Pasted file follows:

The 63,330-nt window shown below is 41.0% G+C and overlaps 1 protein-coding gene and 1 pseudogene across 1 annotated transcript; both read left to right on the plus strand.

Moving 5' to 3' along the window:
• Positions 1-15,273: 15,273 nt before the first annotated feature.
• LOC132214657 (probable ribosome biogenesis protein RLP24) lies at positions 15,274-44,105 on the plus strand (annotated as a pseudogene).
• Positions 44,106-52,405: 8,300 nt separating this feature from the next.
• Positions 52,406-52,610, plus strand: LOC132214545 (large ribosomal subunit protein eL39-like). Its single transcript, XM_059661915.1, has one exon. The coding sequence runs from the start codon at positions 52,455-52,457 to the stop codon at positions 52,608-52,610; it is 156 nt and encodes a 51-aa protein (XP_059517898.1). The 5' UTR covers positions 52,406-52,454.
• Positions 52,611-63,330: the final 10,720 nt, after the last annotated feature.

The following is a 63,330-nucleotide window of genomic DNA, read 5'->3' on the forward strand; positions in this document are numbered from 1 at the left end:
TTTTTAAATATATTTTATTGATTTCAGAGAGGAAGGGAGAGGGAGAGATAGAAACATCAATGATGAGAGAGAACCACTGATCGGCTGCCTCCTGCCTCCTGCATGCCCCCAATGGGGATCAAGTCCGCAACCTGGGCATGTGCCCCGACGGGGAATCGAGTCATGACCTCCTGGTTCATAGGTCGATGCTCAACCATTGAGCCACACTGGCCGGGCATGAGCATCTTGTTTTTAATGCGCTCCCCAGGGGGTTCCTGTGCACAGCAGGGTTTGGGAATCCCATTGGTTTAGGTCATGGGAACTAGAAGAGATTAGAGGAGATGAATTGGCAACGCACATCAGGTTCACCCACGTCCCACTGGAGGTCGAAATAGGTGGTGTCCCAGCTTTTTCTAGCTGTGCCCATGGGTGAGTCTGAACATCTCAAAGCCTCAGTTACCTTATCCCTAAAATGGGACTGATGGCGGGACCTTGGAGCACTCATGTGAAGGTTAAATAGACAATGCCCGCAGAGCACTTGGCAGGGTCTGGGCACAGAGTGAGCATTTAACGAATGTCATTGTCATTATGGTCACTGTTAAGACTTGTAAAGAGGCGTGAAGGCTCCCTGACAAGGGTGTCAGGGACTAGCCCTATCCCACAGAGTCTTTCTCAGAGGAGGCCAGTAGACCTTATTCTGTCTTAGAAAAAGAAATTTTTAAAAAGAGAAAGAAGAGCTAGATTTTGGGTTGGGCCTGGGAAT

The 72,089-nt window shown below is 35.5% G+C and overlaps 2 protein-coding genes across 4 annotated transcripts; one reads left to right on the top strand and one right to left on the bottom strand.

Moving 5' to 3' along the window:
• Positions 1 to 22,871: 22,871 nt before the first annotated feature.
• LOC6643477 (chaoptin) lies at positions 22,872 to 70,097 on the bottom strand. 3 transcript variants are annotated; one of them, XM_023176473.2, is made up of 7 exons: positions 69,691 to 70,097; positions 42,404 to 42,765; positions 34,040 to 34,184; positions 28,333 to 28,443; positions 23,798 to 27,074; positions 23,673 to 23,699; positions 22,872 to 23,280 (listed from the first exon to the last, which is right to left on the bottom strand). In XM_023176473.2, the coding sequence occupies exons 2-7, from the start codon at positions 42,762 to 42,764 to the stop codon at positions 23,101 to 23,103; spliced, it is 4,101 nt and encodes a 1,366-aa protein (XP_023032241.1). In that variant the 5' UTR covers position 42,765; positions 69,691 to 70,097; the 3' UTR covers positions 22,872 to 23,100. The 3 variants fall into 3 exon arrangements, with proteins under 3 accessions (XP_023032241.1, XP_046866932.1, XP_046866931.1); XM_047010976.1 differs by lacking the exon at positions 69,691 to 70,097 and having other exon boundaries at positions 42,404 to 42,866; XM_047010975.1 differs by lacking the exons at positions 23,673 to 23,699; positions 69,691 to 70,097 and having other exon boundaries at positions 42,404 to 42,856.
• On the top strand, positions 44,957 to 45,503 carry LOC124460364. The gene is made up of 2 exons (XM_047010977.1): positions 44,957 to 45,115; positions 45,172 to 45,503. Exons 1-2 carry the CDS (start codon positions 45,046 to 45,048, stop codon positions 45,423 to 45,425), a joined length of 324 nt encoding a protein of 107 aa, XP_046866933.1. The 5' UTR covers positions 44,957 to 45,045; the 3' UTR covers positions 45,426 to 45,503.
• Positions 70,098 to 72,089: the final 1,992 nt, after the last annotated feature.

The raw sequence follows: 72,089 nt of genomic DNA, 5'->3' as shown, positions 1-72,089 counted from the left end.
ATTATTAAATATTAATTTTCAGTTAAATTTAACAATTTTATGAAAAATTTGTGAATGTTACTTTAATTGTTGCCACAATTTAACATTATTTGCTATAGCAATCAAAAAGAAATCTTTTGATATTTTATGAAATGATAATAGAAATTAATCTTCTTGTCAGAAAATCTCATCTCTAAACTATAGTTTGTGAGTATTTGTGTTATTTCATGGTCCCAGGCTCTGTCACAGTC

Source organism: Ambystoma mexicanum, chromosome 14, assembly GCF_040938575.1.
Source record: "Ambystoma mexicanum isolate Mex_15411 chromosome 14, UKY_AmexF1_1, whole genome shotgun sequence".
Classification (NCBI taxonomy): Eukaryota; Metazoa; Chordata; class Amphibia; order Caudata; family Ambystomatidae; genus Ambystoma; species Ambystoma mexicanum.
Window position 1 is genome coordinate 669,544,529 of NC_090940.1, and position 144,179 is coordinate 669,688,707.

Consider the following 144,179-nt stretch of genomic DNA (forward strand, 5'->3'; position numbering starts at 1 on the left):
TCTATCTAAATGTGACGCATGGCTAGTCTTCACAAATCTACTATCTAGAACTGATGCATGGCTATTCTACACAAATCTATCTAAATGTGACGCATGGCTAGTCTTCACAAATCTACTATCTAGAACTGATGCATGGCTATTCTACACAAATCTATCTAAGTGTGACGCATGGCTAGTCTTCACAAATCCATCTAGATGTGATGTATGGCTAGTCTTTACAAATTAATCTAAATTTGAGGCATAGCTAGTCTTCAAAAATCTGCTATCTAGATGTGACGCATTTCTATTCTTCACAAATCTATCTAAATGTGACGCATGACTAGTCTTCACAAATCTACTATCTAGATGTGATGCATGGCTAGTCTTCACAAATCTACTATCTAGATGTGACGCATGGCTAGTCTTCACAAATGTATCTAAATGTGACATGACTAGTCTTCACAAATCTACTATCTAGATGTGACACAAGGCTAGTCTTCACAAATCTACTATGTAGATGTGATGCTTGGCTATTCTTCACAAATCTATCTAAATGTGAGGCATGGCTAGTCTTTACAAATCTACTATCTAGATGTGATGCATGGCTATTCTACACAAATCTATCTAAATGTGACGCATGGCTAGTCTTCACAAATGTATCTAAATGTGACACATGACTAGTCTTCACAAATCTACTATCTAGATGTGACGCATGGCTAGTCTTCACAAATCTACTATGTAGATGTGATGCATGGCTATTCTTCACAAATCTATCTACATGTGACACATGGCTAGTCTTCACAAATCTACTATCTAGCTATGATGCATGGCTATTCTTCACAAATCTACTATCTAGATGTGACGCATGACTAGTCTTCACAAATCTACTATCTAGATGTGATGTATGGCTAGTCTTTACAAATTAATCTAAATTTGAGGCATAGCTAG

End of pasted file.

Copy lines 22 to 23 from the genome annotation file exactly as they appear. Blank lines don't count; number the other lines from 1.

Consider the following 144,179-nt stretch of genomic DNA (forward strand, 5'->3'; position numbering starts at 1 on the left):
TCTATCTAAATGTGACGCATGGCTAGTCTTCACAAATCTACTATCTAGAACTGATGCATGGCTATTCTACACAAATCTATCTAAATGTGACGCATGGCTAGTCTTCACAAATCTACTATCTAGAACTGATGCATGGCTATTCTACACAAATCTATCTAAGTGTGACGCATGGCTAGTCTTCACAAATCCATCTAGATGTGATGTATGGCTAGTCTTTACAAATTAATCTAAATTTGAGGCATAGCTAGTCTTCAAAAATCTGCTATCTAGATGTGACGCATTTCTATTCTTCACAAATCTATCTAAATGTGACGCATGACTAGTCTTCACAAATCTACTATCTAGATGTGATGCATGGCTAGTCTTCACAAATCTACTATCTAGATGTGACGCATGGCTAGTCTTCACAAATGTATCTAAATGTGACATGACTAGTCTTCACAAATCTACTATCTAGATGTGACACAAGGCTAGTCTTCACAAATCTACTATGTAGATGTGATGCTTGGCTATTCTTCACAAATCTATCTAAATGTGAGGCATGGCTAGTCTTTACAAATCTACTATCTAGATGTGATGCATGGCTATTCTACACAAATCTATCTAAATGTGACGCATGGCTAGTCTTCACAAATGTATCTAAATGTGACACATGACTAGTCTTCACAAATCTACTATCTAGATGTGACGCATGGCTAGTCTTCACAAATCTACTATGTAGATGTGATGCATGGCTATTCTTCACAAATCTATCTACATGTGACACATGGCTAGTCTTCACAAATCTACTATCTAGCTATGATGCATGGCTATTCTTCACAAATCTACTATCTAGATGTGACGCATGACTAGTCTTCACAAATCTACTATCTAGATGTGATGTATGGCTAGTCTTTACAAATTAATCTAAATTTGAGGCATAGCTAG